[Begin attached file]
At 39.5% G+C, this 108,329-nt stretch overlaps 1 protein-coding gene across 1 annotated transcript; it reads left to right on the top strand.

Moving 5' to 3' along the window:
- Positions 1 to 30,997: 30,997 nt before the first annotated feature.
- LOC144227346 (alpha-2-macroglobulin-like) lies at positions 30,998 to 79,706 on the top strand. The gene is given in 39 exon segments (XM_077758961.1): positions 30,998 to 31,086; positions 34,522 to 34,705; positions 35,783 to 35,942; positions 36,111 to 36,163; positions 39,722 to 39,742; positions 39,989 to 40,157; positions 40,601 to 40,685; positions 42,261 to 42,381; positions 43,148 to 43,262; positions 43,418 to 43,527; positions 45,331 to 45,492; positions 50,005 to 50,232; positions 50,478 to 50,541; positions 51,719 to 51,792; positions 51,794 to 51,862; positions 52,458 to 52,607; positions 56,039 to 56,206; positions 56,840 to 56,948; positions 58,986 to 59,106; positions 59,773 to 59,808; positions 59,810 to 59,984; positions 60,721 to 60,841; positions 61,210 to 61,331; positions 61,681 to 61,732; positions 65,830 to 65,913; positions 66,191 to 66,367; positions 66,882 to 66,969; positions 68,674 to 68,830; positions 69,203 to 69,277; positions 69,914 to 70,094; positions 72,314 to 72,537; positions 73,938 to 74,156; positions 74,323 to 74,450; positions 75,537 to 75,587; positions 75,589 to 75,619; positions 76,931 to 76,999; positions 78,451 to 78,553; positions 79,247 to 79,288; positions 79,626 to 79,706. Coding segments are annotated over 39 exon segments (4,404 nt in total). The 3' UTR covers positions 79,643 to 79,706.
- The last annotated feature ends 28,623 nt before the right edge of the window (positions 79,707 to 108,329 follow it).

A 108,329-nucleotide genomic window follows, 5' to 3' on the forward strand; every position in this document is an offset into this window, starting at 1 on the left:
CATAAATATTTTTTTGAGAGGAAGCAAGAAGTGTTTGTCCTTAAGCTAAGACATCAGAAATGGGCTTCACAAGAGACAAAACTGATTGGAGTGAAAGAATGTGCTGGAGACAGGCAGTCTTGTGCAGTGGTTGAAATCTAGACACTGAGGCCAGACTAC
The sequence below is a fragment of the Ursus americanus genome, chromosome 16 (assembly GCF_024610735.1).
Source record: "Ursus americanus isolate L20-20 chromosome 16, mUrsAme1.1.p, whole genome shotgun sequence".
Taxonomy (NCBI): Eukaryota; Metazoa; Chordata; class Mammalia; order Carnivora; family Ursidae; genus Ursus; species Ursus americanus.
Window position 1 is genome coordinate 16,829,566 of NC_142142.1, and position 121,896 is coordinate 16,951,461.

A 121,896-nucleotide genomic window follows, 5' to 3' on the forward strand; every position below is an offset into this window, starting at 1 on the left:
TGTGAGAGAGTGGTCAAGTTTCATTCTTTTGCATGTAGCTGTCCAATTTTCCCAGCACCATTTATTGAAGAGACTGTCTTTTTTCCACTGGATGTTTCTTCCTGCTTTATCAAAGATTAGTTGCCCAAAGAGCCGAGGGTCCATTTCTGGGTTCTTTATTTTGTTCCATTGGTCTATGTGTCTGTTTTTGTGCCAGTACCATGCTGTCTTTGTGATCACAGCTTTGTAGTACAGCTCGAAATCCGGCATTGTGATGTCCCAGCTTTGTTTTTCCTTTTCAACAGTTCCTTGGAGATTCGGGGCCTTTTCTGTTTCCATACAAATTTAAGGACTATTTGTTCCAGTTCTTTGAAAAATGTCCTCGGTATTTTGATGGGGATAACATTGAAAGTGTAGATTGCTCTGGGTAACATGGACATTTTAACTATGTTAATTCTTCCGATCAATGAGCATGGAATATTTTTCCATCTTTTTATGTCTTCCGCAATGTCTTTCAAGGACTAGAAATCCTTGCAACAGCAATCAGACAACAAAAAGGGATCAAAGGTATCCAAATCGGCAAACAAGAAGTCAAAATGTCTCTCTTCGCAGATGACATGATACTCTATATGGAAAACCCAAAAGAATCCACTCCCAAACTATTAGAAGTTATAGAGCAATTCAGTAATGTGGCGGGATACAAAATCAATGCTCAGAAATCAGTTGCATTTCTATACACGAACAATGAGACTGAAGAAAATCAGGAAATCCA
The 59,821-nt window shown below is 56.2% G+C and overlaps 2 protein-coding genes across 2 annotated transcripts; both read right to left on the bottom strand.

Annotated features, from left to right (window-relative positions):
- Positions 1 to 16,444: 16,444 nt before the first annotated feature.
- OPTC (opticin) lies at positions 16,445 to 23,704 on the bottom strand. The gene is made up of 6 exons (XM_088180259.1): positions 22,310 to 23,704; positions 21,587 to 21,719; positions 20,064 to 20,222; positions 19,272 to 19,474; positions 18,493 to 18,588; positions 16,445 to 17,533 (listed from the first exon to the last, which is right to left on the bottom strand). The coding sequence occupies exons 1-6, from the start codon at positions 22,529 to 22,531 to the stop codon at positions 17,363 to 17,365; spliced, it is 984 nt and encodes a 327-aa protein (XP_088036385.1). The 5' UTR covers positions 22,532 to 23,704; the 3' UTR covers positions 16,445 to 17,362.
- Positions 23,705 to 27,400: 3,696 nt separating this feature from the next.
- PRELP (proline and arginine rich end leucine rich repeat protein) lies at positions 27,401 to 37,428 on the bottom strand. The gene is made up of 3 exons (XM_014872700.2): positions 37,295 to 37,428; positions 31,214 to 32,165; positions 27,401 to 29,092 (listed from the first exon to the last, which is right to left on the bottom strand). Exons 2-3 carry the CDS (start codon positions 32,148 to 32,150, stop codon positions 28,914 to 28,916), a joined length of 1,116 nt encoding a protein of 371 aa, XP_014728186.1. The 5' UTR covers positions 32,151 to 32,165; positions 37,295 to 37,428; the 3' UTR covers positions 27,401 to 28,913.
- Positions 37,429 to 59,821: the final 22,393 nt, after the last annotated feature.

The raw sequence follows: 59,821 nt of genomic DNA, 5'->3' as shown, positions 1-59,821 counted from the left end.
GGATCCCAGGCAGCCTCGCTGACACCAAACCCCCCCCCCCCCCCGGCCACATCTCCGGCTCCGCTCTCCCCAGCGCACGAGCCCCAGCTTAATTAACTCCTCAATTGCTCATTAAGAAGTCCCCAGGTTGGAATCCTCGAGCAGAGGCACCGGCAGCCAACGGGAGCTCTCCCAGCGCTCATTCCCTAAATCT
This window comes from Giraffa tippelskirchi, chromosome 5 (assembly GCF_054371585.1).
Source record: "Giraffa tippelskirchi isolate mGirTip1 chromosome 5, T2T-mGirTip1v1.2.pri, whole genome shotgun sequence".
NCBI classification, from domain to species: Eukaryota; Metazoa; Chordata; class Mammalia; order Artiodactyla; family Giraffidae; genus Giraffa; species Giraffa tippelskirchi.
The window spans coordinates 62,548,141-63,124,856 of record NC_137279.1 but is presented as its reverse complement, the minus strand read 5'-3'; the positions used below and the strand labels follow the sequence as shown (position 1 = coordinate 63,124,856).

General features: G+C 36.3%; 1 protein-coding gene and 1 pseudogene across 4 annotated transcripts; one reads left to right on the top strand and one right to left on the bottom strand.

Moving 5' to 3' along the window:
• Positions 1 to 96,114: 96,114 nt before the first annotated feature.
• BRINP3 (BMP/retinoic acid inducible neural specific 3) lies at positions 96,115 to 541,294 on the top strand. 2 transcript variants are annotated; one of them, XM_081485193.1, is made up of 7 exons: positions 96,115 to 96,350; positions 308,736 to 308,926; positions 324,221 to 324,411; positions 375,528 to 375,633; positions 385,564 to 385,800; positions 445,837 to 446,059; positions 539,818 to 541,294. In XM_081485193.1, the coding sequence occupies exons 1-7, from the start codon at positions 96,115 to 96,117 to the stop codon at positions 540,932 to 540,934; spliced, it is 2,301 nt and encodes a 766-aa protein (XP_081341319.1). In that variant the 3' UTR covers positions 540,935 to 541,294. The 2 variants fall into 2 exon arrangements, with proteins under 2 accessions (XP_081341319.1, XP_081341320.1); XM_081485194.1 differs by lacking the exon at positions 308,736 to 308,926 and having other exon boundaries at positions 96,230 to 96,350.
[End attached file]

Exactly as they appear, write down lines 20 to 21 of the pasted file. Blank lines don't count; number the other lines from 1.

- Positions 37,429 to 59,821: the final 22,393 nt, after the last annotated feature.

The raw sequence follows: 59,821 nt of genomic DNA, 5'->3' as shown, positions 1-59,821 counted from the left end.